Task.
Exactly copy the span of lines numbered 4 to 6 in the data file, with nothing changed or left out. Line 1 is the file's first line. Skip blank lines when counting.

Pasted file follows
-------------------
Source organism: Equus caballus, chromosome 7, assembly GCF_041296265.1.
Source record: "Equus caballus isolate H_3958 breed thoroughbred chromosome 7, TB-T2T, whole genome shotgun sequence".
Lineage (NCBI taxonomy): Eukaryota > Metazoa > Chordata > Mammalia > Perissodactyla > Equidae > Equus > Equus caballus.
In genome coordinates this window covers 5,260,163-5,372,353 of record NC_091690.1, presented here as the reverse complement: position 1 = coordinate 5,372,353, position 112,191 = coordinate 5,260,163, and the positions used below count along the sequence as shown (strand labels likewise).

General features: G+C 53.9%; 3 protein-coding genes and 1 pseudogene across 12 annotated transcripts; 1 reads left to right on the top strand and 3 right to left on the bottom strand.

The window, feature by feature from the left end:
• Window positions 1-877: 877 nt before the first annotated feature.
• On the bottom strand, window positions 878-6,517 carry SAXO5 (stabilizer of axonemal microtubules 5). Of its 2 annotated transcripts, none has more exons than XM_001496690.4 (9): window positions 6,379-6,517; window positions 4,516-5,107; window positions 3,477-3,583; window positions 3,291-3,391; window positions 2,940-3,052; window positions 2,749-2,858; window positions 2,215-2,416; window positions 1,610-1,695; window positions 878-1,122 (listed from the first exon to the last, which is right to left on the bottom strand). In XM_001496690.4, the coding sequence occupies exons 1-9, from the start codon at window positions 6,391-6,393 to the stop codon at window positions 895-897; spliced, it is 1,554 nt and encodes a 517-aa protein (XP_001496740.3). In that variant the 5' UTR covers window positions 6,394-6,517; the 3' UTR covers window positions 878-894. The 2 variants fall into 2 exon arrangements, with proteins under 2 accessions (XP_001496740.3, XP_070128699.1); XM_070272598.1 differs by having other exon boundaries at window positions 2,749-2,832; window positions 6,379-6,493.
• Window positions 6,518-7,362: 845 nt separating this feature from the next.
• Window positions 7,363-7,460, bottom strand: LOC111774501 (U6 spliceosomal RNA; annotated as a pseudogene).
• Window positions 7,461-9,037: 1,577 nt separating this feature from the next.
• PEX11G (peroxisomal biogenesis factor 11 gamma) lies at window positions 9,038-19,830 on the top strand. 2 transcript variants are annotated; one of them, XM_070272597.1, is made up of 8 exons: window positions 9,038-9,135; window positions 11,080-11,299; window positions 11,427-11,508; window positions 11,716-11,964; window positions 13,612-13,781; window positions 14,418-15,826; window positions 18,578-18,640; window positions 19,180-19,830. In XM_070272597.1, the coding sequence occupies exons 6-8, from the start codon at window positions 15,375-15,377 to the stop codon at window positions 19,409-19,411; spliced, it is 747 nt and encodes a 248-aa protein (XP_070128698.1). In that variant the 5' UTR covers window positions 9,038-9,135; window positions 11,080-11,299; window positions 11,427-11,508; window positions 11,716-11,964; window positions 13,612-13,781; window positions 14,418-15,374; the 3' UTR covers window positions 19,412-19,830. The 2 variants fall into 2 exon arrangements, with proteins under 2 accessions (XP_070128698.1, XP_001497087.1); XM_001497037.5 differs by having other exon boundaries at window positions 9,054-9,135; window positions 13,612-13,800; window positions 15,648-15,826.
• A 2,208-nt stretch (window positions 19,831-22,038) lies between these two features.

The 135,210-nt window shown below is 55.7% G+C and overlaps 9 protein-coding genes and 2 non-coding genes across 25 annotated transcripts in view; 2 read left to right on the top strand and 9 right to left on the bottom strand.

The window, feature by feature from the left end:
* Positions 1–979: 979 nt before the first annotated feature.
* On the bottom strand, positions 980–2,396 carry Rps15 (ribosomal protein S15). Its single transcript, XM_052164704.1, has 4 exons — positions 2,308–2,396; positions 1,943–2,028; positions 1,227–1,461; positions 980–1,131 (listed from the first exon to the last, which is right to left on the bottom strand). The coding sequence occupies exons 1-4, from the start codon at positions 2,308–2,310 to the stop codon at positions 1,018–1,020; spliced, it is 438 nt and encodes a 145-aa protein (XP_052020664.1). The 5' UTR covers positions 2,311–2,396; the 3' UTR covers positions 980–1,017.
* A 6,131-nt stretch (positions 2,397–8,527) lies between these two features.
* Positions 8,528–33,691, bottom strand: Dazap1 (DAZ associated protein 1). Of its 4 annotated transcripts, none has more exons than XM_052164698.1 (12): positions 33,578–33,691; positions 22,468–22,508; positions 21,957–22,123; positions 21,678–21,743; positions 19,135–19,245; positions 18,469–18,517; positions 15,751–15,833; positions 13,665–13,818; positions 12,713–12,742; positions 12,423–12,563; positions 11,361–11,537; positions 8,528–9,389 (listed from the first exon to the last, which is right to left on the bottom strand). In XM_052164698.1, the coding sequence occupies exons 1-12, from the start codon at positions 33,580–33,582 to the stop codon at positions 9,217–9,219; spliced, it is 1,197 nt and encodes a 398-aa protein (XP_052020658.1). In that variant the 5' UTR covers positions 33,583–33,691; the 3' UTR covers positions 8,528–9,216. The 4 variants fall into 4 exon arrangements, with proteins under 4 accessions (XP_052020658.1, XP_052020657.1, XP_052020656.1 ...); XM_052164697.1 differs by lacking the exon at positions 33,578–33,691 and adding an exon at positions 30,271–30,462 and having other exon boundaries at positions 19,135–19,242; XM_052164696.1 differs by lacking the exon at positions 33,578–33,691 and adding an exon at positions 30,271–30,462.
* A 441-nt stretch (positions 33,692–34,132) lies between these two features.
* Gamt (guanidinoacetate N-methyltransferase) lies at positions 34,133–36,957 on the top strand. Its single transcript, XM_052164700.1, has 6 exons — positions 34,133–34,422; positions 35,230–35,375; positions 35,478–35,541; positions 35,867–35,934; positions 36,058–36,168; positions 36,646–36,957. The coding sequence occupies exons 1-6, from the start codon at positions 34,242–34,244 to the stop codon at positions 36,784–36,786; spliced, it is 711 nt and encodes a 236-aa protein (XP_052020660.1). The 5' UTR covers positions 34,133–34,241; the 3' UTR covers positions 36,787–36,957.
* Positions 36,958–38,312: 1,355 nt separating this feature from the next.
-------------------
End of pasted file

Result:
In genome coordinates this window covers 5,260,163-5,372,353 of record NC_091690.1, presented here as the reverse complement: position 1 = coordinate 5,372,353, position 112,191 = coordinate 5,260,163, and the positions used below count along the sequence as shown (strand labels likewise).

General features: G+C 53.9%; 3 protein-coding genes and 1 pseudogene across 12 annotated transcripts; 1 reads left to right on the top strand and 3 right to left on the bottom strand.

The window, feature by feature from the left end: